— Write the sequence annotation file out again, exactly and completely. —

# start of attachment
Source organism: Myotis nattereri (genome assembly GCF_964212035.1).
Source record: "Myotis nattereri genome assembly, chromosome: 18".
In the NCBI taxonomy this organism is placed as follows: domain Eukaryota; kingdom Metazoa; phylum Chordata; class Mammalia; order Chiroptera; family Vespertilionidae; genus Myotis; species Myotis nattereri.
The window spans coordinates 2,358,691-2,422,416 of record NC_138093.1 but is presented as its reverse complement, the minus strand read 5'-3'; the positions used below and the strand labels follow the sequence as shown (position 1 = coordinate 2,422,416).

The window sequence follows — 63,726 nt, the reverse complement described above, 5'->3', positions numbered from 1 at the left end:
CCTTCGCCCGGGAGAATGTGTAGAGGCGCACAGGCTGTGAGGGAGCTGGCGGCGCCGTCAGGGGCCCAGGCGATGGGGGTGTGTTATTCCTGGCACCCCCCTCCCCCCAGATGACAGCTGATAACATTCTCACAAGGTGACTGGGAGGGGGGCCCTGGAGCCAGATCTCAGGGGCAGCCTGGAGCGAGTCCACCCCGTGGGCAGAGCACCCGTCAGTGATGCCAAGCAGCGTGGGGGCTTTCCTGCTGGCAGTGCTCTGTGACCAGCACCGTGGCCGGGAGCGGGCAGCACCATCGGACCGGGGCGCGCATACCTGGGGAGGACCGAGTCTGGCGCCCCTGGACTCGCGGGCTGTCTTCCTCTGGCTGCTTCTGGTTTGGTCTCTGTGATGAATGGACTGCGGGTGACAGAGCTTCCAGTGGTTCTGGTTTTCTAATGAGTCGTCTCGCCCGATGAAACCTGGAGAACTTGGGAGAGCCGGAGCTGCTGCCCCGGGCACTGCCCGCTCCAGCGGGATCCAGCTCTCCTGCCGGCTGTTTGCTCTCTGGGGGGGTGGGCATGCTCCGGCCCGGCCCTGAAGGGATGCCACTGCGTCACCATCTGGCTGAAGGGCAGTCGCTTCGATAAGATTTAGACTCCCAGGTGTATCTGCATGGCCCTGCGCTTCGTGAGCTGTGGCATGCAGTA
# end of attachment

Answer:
Source organism: Myotis nattereri (genome assembly GCF_964212035.1).
Source record: "Myotis nattereri genome assembly, chromosome: 18".
In the NCBI taxonomy this organism is placed as follows: domain Eukaryota; kingdom Metazoa; phylum Chordata; class Mammalia; order Chiroptera; family Vespertilionidae; genus Myotis; species Myotis nattereri.
The window spans coordinates 2,358,691-2,422,416 of record NC_138093.1 but is presented as its reverse complement, the minus strand read 5'-3'; the positions used below and the strand labels follow the sequence as shown (position 1 = coordinate 2,422,416).

The window sequence follows — 63,726 nt, the reverse complement described above, 5'->3', positions numbered from 1 at the left end:
CCTTCGCCCGGGAGAATGTGTAGAGGCGCACAGGCTGTGAGGGAGCTGGCGGCGCCGTCAGGGGCCCAGGCGATGGGGGTGTGTTATTCCTGGCACCCCCCTCCCCCCAGATGACAGCTGATAACATTCTCACAAGGTGACTGGGAGGGGGGCCCTGGAGCCAGATCTCAGGGGCAGCCTGGAGCGAGTCCACCCCGTGGGCAGAGCACCCGTCAGTGATGCCAAGCAGCGTGGGGGCTTTCCTGCTGGCAGTGCTCTGTGACCAGCACCGTGGCCGGGAGCGGGCAGCACCATCGGACCGGGGCGCGCATACCTGGGGAGGACCGAGTCTGGCGCCCCTGGACTCGCGGGCTGTCTTCCTCTGGCTGCTTCTGGTTTGGTCTCTGTGATGAATGGACTGCGGGTGACAGAGCTTCCAGTGGTTCTGGTTTTCTAATGAGTCGTCTCGCCCGATGAAACCTGGAGAACTTGGGAGAGCCGGAGCTGCTGCCCCGGGCACTGCCCGCTCCAGCGGGATCCAGCTCTCCTGCCGGCTGTTTGCTCTCTGGGGGGGTGGGCATGCTCCGGCCCGGCCCTGAAGGGATGCCACTGCGTCACCATCTGGCTGAAGGGCAGTCGCTTCGATAAGATTTAGACTCCCAGGTGTATCTGCATGGCCCTGCGCTTCGTGAGCTGTGGCATGCAGTA